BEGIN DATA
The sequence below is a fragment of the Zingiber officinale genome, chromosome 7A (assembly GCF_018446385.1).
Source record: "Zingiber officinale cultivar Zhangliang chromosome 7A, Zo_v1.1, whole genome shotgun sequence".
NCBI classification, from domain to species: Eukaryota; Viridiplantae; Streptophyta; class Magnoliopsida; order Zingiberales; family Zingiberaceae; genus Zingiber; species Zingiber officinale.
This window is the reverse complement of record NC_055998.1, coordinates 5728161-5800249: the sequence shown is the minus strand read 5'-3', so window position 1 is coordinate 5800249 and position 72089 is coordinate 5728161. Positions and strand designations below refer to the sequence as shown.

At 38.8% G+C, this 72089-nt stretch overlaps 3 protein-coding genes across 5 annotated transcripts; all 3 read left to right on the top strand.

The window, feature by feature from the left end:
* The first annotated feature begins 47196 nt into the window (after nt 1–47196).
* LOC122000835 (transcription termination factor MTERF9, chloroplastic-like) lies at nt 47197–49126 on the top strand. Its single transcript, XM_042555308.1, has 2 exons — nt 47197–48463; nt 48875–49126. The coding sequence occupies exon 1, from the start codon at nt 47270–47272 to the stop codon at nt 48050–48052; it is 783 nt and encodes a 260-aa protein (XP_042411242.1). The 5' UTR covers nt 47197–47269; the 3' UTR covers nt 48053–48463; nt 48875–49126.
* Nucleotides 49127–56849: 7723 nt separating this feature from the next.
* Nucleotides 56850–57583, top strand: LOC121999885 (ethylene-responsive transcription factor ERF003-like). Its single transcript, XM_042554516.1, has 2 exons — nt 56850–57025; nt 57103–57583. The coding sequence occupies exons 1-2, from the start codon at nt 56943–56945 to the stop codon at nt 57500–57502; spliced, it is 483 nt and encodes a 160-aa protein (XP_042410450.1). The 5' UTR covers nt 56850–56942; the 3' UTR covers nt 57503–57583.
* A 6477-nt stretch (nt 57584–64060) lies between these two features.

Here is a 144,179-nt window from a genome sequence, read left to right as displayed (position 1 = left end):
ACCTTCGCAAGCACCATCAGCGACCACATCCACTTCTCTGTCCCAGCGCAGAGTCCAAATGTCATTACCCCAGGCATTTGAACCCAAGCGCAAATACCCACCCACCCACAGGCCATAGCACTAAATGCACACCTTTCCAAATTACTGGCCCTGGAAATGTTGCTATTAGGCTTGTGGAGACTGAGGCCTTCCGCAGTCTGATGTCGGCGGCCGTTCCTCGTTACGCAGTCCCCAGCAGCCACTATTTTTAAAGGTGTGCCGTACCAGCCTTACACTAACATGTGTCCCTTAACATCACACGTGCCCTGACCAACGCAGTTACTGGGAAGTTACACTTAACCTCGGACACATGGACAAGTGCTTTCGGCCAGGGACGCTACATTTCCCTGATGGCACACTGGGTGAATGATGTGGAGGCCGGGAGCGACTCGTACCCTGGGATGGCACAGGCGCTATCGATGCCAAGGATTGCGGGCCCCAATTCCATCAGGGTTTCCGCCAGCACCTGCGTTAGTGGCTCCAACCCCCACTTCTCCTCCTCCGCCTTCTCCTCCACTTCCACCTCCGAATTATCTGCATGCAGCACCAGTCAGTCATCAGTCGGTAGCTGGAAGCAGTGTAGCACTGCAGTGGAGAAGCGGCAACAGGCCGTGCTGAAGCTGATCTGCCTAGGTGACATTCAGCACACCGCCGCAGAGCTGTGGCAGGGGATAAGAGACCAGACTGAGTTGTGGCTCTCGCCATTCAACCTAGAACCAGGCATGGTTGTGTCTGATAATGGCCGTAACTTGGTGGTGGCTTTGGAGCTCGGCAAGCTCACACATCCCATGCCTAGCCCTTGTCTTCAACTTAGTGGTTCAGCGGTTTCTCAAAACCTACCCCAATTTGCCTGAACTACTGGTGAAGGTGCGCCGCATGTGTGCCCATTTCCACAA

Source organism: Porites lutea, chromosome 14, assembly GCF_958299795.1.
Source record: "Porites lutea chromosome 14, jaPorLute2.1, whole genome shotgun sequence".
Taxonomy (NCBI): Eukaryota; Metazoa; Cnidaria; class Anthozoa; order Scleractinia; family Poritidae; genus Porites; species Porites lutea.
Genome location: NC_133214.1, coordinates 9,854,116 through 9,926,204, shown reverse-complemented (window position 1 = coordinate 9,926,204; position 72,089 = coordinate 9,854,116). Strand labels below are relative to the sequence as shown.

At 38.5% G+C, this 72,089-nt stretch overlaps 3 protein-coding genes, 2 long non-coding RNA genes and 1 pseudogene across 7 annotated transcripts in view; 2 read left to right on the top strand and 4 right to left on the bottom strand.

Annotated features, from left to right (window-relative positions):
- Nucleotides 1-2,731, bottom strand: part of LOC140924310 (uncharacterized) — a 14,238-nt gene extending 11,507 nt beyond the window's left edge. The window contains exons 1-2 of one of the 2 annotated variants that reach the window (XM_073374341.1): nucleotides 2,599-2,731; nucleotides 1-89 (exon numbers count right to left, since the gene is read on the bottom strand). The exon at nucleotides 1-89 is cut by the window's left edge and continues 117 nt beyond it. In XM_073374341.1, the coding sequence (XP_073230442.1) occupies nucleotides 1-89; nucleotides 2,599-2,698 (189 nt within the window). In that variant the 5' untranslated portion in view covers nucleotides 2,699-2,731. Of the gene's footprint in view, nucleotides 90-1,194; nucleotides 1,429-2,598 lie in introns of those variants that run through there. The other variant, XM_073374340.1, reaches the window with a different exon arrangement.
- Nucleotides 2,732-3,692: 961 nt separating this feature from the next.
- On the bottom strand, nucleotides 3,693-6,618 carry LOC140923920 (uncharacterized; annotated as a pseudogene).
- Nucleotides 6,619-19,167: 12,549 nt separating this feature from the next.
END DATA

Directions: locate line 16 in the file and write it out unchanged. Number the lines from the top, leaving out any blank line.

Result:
Taxonomy (NCBI): Eukaryota; Metazoa; Cnidaria; class Anthozoa; order Scleractinia; family Poritidae; genus Porites; species Porites lutea.